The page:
The unassuming chap is someone who is directly concerned in designing the product, rather than a quality manager who, when it comes down to it, considering he's not being replaced, is perhaps not essential to the company.

The kindest way I can think of putting it is that the new quality manager doesn't understand the culture of the company, never has, never wanted to, and so it's just as well that he's leaving.

Tuesday, April 01, 2003

Contemplated the value of reading case studies while looking at Harvard Business Review over lunch. I love that journal, but have to ration it carefully, as I read faster than they publish. The format, of course, is a fictionalised situation followed by four possible solutions by different people or companies. The afternoon was less cheerful. One of the processes I work with is devouring most of my time and the boss wants to consider how to improve it which will have the undesirable side-effect of removing some of my overtime. On the other hand, I'm so tired when I get back that my brain resembles an unset jelly. Or unscrambled eggs. Or that sludge left in the bottom of cocoa mugs, which clings and then turns the washing up water a murky brown.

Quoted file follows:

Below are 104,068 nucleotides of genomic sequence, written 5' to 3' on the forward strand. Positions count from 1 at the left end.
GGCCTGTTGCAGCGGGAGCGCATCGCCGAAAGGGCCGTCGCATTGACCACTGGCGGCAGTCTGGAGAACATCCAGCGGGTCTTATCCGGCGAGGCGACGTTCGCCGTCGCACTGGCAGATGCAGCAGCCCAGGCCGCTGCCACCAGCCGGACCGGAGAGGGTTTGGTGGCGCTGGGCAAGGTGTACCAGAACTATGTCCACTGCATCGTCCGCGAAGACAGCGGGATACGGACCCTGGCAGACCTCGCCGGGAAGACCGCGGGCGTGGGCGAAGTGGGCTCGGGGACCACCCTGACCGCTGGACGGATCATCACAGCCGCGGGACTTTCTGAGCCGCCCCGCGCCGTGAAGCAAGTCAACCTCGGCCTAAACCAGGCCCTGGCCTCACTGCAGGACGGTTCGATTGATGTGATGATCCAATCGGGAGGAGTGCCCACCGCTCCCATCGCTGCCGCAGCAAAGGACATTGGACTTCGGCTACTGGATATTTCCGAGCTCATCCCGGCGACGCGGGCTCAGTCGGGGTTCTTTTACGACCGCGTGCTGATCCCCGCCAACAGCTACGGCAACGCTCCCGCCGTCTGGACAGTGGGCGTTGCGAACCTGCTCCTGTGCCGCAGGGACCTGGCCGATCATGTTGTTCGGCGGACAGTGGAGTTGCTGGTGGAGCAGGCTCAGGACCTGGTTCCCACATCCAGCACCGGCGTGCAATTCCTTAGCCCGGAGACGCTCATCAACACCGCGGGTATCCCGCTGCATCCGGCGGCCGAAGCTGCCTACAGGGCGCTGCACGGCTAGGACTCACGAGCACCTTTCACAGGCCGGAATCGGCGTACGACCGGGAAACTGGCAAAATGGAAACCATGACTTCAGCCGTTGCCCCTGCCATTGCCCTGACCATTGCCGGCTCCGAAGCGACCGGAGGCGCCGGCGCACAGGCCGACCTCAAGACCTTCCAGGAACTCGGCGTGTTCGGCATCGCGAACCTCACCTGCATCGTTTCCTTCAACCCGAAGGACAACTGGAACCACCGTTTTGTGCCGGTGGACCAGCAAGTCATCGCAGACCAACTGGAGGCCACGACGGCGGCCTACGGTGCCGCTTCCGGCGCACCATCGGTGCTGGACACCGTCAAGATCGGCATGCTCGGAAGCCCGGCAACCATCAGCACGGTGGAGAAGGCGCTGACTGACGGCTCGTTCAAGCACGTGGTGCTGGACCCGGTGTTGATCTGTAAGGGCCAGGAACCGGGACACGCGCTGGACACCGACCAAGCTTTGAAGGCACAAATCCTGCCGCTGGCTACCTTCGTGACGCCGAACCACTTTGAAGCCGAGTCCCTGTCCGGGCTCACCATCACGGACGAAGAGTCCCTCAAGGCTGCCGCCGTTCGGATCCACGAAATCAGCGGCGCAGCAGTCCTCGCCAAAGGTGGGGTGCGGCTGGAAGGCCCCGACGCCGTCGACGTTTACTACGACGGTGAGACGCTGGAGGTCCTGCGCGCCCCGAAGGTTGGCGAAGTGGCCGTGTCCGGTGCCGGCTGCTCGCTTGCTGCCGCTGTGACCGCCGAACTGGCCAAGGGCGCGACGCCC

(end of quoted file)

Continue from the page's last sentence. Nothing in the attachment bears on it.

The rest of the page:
Monday, March 31, 2003

Thoughts on contemporary art, probably inspired by describing the Louise Hopkins works to a colleague at work, the one I call the butterfly man. He's 40ish, divorced, takes good care of his physical shape, though I feel he'd be more attractive if he let his hair grow, instead of just jelling it into vertical spikes. Anyway, he has the limited intelligence which is one of the less desirable aspects of engineers: perhaps he likes art, but it has to conform to a set stereotype. He listens with polite curiosity while I describe some of Louise Hopkins' works and then, of course, here is comes, his reaction: "I could have done that". I think that a better reaction is not so much that anyone could have produced those pictures, but whether they would have even had the imagination to consider doing them.